Recently, I was discussing with a group of dance teaching artists, about the importance of their personal playfulness. We talked a lot about school timetables, curriculum imperatives, paperwork, and general lack of time. This does not sound very playful!
But what these teachers kept repeating was the importance of playful delight to their own creative dance practice. That having space and time to find their own sense of play and a play mindset allowed them to see more possibilities. Possibilities for themselves and more importantly for their students.
But why is this so fundamental to dance teaching practice and how can we, as dance teachers, nurture and grow our own sense of being playful?
The little ones still remember how to use the power of their imagination. They are still engaged in the utilization of their imagination — that is one of the reasons that keeps them so exhilarated. Esther Hicks
Dance as a State of Play
Dance is a state of play whether you do it alone or with others. Inside or outdoors in nature. To music, sound, or the rhythm of your own breath.
Playful experimentation is an important part of professional choreographers and dancers’ creative process. Improvising with joy and curiosity is the starting point for most dance works.
Dance play allows the central nervous system opportunities to calm down and be peaceful opening up space for curiosity. Exploring ideas through the body embraces a physical, spiritual and heart connection that becomes a safe place for new thoughts and bigger dreams. This ease, delight and freedom is the state of mind to be ready to learn and be productive. Both as a teacher and for children.
The technology industry has used this idea of play to their advantage when creating their work spaces and flexible use of time within their industry. They know from practical experience that creative ideas and innovation come from the curiosity and inquisitiveness that comes from playing.
In some ways I think play needs a rebrand. We talk about ‘learning outcomes’ but the most creative and powerful learning often comes from a starting point of play. However it is often seen as a fun add on rather than an important part of the process.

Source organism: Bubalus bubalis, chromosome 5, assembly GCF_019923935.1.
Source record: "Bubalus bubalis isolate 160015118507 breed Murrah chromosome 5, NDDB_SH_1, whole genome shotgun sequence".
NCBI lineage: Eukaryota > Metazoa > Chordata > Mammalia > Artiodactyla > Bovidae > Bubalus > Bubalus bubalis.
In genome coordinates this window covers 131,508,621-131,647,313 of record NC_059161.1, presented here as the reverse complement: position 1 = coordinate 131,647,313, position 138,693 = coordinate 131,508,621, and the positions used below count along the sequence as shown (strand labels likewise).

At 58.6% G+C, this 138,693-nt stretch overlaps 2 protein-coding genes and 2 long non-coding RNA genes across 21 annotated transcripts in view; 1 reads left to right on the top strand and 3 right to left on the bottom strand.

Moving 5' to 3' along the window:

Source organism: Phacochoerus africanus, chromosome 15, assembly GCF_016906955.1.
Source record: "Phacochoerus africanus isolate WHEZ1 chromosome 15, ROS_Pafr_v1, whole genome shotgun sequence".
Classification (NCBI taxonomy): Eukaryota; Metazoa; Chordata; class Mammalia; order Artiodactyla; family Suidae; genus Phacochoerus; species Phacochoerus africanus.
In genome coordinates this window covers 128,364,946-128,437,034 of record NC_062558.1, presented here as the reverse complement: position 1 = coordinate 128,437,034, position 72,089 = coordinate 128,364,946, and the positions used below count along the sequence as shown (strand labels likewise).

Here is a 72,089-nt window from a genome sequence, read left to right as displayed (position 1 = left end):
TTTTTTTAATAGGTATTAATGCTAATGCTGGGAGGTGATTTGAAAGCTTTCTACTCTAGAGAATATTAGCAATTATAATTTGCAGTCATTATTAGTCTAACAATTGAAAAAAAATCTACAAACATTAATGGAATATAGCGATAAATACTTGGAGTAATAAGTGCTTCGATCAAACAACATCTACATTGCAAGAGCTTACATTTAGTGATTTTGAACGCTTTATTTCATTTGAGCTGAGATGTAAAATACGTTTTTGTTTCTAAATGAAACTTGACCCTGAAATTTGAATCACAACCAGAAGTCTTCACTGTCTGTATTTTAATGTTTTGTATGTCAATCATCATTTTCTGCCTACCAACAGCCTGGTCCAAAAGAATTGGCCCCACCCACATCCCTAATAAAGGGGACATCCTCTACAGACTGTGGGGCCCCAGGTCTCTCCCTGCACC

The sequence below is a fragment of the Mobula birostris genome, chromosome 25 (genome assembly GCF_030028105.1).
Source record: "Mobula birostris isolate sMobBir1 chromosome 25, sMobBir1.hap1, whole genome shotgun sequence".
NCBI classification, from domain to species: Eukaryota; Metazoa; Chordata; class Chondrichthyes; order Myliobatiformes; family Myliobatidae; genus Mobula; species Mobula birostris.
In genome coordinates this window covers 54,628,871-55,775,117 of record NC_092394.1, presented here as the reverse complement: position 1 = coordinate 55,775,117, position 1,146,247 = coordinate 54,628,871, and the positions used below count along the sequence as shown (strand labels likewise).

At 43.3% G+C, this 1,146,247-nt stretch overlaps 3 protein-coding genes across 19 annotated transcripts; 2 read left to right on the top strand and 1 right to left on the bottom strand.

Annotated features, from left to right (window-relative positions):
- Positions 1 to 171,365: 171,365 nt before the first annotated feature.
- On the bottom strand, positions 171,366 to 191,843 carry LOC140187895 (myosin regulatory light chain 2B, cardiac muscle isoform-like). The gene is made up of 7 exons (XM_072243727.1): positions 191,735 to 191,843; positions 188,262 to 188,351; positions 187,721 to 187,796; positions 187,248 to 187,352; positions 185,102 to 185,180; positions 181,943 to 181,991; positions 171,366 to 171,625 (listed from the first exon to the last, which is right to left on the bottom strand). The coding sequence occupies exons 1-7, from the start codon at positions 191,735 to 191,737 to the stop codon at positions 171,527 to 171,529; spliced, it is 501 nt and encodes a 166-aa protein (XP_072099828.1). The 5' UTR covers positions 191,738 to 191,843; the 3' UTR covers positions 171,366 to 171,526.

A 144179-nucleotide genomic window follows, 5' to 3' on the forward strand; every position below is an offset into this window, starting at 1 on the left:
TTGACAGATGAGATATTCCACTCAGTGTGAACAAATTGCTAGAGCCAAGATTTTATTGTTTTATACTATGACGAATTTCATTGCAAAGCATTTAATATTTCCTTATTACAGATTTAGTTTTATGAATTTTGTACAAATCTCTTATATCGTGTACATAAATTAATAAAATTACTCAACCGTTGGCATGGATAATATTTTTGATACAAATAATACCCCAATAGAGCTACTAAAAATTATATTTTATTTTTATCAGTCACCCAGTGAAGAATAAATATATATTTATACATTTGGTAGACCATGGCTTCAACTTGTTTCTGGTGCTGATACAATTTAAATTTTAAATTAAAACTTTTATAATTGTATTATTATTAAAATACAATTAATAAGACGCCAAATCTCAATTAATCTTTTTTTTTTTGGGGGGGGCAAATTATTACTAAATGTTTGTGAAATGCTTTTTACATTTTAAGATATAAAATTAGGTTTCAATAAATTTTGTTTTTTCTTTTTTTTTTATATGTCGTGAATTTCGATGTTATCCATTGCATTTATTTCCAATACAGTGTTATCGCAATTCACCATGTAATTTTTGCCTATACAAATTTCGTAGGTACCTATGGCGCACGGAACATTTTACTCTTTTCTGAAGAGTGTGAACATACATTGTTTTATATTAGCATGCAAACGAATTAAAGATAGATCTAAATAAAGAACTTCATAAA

But what it really comes down to is how you are going to show up to each class? Are you going to be weighed down by the everyday without see the multiple possibilities that are within your grasp?
Play allows…people to make mistakes, to do trial and error and all emotions are welcome when play is here Emma Tempest The Play Coach
How can we believe in our own spirit of play?
So many teachers feel they have to ‘fake it until they make it’, particularly when we are first starting out. But we are ‘enough’ already without having to take on an entirely new persona. Our authentic selves, central to who we are as people, is what has drawn us to be teachers. It is this caring heart that children respond to and feel safe with.
Tuning in to your inner child and trusting yourself can be a great starting point for finding your playful self. How did you feel before you were weighed down by the barrage of negative messaging that is part of living in an ‘adult’ world?
Prepare for Play Meditation
Close your eyes. (You may need to read and record yourself saying this first!)
Recognize where you are right in this moment.
Notice what’s going on right now in your body.
Acknowledge your hopes and dreams.
Be in the moment and leave behind what ever else is happening in your life.
Be aware of what may be the barrier between you and your playful self.